In Romanian, Strigoi means “scream”. These are troubled spirits that rise from the grave and have the ability of invisibility, transforming into animals and gaining vitality from the blood of their victims.
The creature has red hair and blue eyes, and what sets it apart from other Romanian creatures is its two hearts.
Types of Strigoi
With two hearts comes two souls.
One soul joins with the other strigoi in drinking blood.
The other becomes one of three types:
- Strignoaicӑ: a witch.
- Strigoi Viu (living strigoi): a sorcerer who steals wealth from farmers, stops rain, drops hail, and brings death to men and cattle.
- Strigoi mort (dead strigoi): a human-demon hybrid and the most dangerous type. It returns to its family as if nothing changes and slowly weakens its relatives until they die.
Becoming a Strigoi
A living person can become a strigoi under certain conditions.
For example, they:
- are the seventh child of the seventh child of the same sex.
- lead a life of sin.
- die from execution, suicide, or without being married.
- are cursed by a witch.
Be rid of the Strigoi
According to the Lost Tapes, there’s a known Romanian method to prevent the deceased from coming back as a strigoi:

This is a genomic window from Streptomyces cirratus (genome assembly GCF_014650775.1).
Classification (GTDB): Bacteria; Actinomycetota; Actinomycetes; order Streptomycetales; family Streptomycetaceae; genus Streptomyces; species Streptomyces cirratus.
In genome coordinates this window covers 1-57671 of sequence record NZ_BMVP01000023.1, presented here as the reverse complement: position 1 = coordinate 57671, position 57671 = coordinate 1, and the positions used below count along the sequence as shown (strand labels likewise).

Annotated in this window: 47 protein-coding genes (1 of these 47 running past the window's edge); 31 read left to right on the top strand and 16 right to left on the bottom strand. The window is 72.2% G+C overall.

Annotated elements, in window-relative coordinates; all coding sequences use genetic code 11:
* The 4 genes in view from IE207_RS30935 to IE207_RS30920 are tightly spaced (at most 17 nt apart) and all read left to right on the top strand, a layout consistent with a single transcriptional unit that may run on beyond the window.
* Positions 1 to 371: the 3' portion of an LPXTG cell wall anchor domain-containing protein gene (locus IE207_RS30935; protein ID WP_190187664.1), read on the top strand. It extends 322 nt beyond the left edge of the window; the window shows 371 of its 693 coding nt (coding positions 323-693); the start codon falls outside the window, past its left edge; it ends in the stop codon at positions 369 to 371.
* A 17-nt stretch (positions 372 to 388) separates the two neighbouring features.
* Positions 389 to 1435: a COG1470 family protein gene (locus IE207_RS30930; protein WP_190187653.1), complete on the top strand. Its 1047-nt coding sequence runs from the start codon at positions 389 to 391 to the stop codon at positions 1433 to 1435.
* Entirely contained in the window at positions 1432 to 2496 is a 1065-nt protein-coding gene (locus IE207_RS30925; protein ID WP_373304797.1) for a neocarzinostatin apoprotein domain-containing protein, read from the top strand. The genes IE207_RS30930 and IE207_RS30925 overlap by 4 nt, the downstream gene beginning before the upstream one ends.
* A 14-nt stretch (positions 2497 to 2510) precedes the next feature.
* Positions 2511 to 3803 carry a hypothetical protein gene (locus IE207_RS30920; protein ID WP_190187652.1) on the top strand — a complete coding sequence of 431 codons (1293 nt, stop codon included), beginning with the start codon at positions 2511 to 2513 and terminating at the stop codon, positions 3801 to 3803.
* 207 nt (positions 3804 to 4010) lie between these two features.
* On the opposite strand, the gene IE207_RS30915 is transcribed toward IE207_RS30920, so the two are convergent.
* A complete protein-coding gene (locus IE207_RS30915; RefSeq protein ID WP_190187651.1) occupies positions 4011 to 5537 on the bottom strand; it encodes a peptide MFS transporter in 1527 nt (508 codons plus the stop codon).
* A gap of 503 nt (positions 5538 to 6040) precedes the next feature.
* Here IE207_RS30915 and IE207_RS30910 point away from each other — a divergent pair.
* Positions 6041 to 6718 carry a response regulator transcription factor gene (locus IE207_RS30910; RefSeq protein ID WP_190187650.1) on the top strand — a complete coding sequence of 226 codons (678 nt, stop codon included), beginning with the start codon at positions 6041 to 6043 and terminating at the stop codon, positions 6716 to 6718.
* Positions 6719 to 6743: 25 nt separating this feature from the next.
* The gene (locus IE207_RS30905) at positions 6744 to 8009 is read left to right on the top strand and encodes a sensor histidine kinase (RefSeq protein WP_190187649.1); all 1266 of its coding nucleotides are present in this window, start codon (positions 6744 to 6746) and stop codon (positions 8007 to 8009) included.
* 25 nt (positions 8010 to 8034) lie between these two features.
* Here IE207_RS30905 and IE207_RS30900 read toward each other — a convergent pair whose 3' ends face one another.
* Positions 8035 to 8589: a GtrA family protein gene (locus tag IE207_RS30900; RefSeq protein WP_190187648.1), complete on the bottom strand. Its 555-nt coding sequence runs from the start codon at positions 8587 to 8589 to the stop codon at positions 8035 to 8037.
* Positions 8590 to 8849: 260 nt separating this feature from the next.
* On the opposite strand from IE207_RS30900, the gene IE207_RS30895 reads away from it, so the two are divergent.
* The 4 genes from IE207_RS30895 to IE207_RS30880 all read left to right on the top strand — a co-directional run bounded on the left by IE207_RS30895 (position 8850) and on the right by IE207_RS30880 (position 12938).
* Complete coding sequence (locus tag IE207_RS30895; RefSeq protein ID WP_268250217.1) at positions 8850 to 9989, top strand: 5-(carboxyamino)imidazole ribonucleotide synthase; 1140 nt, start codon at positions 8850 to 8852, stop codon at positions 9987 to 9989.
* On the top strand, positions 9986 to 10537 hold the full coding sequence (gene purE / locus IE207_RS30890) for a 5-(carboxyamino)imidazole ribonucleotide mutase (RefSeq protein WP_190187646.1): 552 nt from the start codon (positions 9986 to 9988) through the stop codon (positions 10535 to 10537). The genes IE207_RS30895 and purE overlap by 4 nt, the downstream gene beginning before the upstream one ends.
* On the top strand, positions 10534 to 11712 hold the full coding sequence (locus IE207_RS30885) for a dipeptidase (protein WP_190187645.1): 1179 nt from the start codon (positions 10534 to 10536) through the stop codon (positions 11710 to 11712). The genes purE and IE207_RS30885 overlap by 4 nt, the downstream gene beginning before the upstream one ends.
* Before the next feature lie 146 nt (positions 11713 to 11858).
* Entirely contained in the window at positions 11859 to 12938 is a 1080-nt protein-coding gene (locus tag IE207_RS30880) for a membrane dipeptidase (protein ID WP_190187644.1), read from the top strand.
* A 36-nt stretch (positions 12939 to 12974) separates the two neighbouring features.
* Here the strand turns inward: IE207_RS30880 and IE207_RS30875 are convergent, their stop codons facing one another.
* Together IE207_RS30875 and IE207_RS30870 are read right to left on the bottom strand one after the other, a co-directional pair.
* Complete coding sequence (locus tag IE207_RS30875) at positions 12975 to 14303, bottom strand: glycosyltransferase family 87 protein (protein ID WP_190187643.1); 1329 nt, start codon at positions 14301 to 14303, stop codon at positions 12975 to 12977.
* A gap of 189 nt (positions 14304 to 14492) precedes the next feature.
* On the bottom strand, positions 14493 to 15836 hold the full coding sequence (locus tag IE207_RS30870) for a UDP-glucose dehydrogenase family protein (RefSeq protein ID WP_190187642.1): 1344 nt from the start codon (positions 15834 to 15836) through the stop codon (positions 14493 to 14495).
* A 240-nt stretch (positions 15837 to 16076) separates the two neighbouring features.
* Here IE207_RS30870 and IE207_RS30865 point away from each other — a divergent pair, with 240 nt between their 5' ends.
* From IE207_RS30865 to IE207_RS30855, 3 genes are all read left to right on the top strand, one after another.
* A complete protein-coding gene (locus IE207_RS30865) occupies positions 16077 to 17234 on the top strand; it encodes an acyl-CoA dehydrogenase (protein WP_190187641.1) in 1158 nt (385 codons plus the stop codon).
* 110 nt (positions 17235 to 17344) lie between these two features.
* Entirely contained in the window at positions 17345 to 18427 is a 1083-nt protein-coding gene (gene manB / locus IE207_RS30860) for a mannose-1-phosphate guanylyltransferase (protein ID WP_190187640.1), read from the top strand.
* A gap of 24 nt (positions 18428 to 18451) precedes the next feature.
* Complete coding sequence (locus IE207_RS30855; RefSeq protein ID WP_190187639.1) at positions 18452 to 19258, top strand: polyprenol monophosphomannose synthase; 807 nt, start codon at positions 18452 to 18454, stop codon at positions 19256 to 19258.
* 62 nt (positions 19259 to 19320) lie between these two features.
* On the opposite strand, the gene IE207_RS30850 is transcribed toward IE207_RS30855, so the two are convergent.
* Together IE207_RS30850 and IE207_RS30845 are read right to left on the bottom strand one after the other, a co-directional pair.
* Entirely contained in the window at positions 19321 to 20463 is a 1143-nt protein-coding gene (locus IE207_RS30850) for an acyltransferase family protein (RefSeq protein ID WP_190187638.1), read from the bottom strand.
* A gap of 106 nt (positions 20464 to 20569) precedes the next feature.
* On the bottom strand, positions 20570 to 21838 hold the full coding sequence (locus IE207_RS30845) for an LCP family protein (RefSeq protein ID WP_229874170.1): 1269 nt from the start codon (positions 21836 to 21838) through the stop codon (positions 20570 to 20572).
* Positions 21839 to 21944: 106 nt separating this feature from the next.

- Exhume the body.
- Remove its heart and cut it in two.
- Drive a nail into its forehead.
- Place a clove of garlic under its tongue.
- Smear the body with pig fat. The pig must be killed on St. Ignatius’ Day.
- Turn the body facing down. If they wake up, they’ll go to the afterlife.
To Defeat the Strigoi
There are two ways to kill the creature.
The first is to drive a blessed stake through its heart and decapitate it. The correct heart must be staked, the one that pumps blood through its veins.
The second method is to stake the heart through the body and into the ground. The creature is then immobilized and can be set on fire.
In Philippine legends, the tiyanak is a humanoid monster that resembles a small, black goblin. It has sharp teeth, pointed ears, and bloodshot eyes. Its right leg is shorter than its left, which is unusually long.
There are different tales about the origin of this creature.
One states that they’re miscarried babies left in the forest.
Another refers to a Catholic-influenced story that refers to unbaptized newborns.
s to a Catholic-influenced story that refers to unbaptized newborns.
If a newborn dies before being baptized, it goes to Limbo, where it transforms into an evil creature. However, this story was likely introduced by Spanish missionaries with the intent of converting the natives to Catholicism.
The third story is that the creature is the spirit of a child whose mother died before giving birth. The baby was “born in the ground” and results in its current state.
Method of Attack